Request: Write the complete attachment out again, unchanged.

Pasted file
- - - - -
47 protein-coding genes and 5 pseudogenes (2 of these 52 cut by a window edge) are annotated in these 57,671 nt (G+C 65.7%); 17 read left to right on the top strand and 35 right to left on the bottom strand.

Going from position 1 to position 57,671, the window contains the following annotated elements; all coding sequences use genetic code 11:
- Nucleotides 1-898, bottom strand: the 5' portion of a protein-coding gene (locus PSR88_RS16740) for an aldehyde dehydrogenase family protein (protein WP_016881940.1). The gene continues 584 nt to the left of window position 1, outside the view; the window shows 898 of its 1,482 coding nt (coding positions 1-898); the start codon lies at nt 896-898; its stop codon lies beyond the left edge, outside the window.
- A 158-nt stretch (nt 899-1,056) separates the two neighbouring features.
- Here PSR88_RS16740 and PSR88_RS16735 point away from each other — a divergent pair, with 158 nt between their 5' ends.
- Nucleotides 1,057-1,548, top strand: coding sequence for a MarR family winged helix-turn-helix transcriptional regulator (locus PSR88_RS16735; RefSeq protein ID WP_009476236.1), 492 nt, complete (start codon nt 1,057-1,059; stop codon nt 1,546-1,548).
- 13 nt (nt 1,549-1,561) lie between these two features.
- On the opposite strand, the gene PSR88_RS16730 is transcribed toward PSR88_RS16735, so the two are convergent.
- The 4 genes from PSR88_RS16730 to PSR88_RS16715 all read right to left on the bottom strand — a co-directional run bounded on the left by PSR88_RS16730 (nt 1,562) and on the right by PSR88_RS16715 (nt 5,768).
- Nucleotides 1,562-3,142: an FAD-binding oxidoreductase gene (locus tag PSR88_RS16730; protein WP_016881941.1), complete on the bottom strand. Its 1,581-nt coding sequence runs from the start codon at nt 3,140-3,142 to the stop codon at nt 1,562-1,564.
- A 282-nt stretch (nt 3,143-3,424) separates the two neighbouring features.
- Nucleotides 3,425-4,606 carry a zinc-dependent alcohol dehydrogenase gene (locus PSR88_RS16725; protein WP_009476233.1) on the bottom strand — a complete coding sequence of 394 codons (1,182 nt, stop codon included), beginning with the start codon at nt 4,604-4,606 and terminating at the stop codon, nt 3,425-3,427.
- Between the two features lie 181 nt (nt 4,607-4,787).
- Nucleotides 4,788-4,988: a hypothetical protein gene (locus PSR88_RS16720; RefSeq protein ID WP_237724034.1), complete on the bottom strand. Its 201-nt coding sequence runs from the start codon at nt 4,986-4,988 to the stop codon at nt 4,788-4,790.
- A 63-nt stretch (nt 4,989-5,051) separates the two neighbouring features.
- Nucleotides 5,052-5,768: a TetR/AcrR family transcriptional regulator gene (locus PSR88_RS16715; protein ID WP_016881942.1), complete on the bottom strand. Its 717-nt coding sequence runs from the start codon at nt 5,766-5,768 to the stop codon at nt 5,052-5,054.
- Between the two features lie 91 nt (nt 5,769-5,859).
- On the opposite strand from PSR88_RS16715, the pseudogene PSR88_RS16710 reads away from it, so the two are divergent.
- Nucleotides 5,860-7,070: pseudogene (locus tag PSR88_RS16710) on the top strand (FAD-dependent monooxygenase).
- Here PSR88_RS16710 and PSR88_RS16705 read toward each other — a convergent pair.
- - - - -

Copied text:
47 protein-coding genes and 5 pseudogenes (2 of these 52 cut by a window edge) are annotated in these 57,671 nt (G+C 65.7%); 17 read left to right on the top strand and 35 right to left on the bottom strand.

Going from position 1 to position 57,671, the window contains the following annotated elements; all coding sequences use genetic code 11:
- Nucleotides 1-898, bottom strand: the 5' portion of a protein-coding gene (locus PSR88_RS16740) for an aldehyde dehydrogenase family protein (protein WP_016881940.1). The gene continues 584 nt to the left of window position 1, outside the view; the window shows 898 of its 1,482 coding nt (coding positions 1-898); the start codon lies at nt 896-898; its stop codon lies beyond the left edge, outside the window.
- A 158-nt stretch (nt 899-1,056) separates the two neighbouring features.
- Here PSR88_RS16740 and PSR88_RS16735 point away from each other — a divergent pair, with 158 nt between their 5' ends.
- Nucleotides 1,057-1,548, top strand: coding sequence for a MarR family winged helix-turn-helix transcriptional regulator (locus PSR88_RS16735; RefSeq protein ID WP_009476236.1), 492 nt, complete (start codon nt 1,057-1,059; stop codon nt 1,546-1,548).
- 13 nt (nt 1,549-1,561) lie between these two features.
- On the opposite strand, the gene PSR88_RS16730 is transcribed toward PSR88_RS16735, so the two are convergent.
- The 4 genes from PSR88_RS16730 to PSR88_RS16715 all read right to left on the bottom strand — a co-directional run bounded on the left by PSR88_RS16730 (nt 1,562) and on the right by PSR88_RS16715 (nt 5,768).
- Nucleotides 1,562-3,142: an FAD-binding oxidoreductase gene (locus tag PSR88_RS16730; protein WP_016881941.1), complete on the bottom strand. Its 1,581-nt coding sequence runs from the start codon at nt 3,140-3,142 to the stop codon at nt 1,562-1,564.
- A 282-nt stretch (nt 3,143-3,424) separates the two neighbouring features.
- Nucleotides 3,425-4,606 carry a zinc-dependent alcohol dehydrogenase gene (locus PSR88_RS16725; protein WP_009476233.1) on the bottom strand — a complete coding sequence of 394 codons (1,182 nt, stop codon included), beginning with the start codon at nt 4,604-4,606 and terminating at the stop codon, nt 3,425-3,427.
- Between the two features lie 181 nt (nt 4,607-4,787).
- Nucleotides 4,788-4,988: a hypothetical protein gene (locus PSR88_RS16720; RefSeq protein ID WP_237724034.1), complete on the bottom strand. Its 201-nt coding sequence runs from the start codon at nt 4,986-4,988 to the stop codon at nt 4,788-4,790.
- A 63-nt stretch (nt 4,989-5,051) separates the two neighbouring features.
- Nucleotides 5,052-5,768: a TetR/AcrR family transcriptional regulator gene (locus PSR88_RS16715; protein ID WP_016881942.1), complete on the bottom strand. Its 717-nt coding sequence runs from the start codon at nt 5,766-5,768 to the stop codon at nt 5,052-5,054.
- Between the two features lie 91 nt (nt 5,769-5,859).
- On the opposite strand from PSR88_RS16715, the pseudogene PSR88_RS16710 reads away from it, so the two are divergent.
- Nucleotides 5,860-7,070: pseudogene (locus tag PSR88_RS16710) on the top strand (FAD-dependent monooxygenase).
- Here PSR88_RS16710 and PSR88_RS16705 read toward each other — a convergent pair.